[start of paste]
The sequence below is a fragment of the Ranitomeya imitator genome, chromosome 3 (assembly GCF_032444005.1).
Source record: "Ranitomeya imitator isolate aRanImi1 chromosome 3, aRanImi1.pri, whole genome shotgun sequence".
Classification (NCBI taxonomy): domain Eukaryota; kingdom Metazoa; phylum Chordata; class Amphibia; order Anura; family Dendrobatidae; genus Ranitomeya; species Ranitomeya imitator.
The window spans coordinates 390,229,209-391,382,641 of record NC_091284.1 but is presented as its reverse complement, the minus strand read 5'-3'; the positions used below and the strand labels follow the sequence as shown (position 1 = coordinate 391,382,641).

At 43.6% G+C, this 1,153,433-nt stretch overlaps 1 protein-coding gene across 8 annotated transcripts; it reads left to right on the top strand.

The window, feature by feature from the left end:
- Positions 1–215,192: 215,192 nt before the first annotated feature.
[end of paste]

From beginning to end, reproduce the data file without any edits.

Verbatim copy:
The sequence below is a fragment of the Ranitomeya imitator genome, chromosome 3 (assembly GCF_032444005.1).
Source record: "Ranitomeya imitator isolate aRanImi1 chromosome 3, aRanImi1.pri, whole genome shotgun sequence".
Classification (NCBI taxonomy): domain Eukaryota; kingdom Metazoa; phylum Chordata; class Amphibia; order Anura; family Dendrobatidae; genus Ranitomeya; species Ranitomeya imitator.
The window spans coordinates 390,229,209-391,382,641 of record NC_091284.1 but is presented as its reverse complement, the minus strand read 5'-3'; the positions used below and the strand labels follow the sequence as shown (position 1 = coordinate 391,382,641).

At 43.6% G+C, this 1,153,433-nt stretch overlaps 1 protein-coding gene across 8 annotated transcripts; it reads left to right on the top strand.

The window, feature by feature from the left end:
- Positions 1–215,192: 215,192 nt before the first annotated feature.